Skip to Main Content
It looks like you're using Internet Explorer 11 or older. This website works best with modern browsers such as the latest versions of Chrome, Firefox, Safari, and Edge. If you continue with this browser, you may see unexpected results.

Citing Sources: MLA

MLA: The Basics

What is MLA?

MLA is the citation style of the Modern Language Association.  MLA is widely used in the humanities, particularly in English, Comparative Literature, and associated fields.

Additional Information

Use the various resources listed on this page to find examples of MLA citations. For information on ways to manage your citations, go to the Citation Tools page.

If you have additional questions, don't hesitate to contact a librarian!

Citation Books

The following books contain information on citing in a variety of styles (such as MLA and APA), as well as general writing advice.

MLA Citations

For extensive examples on a variety of cited sources, see the links listed above or refer to the MLA handbooks available in the library.

In-Text Citations

In MLA, you typically use parenthetical citations in the body of a paper. A parenthetical citation contains the author's last name and a page number.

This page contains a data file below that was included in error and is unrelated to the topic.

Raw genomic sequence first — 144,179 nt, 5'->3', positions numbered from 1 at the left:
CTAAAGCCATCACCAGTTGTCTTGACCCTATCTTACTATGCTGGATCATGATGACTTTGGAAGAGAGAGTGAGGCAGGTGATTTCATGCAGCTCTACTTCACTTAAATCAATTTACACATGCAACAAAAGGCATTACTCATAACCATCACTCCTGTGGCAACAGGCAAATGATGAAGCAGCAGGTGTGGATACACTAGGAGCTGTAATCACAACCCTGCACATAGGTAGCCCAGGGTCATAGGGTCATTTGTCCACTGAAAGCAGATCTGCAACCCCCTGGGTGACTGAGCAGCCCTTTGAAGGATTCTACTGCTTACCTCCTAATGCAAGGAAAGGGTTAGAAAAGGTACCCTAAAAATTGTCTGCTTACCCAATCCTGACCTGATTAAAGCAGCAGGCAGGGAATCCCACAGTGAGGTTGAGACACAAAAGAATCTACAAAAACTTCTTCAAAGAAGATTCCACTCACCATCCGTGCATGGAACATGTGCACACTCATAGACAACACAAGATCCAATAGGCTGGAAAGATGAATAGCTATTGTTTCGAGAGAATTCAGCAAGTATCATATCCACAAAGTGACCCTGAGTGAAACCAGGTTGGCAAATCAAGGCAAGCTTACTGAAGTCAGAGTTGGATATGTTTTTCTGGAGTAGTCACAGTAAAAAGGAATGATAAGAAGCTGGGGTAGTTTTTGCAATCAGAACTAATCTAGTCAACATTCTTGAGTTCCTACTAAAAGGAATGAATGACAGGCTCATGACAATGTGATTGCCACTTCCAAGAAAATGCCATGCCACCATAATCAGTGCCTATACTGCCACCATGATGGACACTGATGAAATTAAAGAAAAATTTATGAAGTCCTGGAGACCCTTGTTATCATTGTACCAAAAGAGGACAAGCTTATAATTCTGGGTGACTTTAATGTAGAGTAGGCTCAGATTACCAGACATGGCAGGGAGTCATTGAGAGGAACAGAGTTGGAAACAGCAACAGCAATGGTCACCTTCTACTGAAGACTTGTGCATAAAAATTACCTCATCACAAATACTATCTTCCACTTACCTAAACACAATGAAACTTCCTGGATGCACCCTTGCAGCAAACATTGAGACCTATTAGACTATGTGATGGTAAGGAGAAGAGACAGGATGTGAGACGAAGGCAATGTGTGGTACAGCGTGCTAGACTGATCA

In an MLA parenthetical citation, you only provide the information necessary to locate a source in your Works Cited. If you use an author's name in a sentence, you do not need to include the name again in the parenthetical citation.

Remember that in-text citations should compliment and not repeat information from the text of the paper.

Works Cited

In MLA, you also create a Works Cited listing all of your sources alphabetically.  A works cited contains a full citation for every source you use. Full citations include the author's name, the complete title, any information about editions and translations, and complete publication information.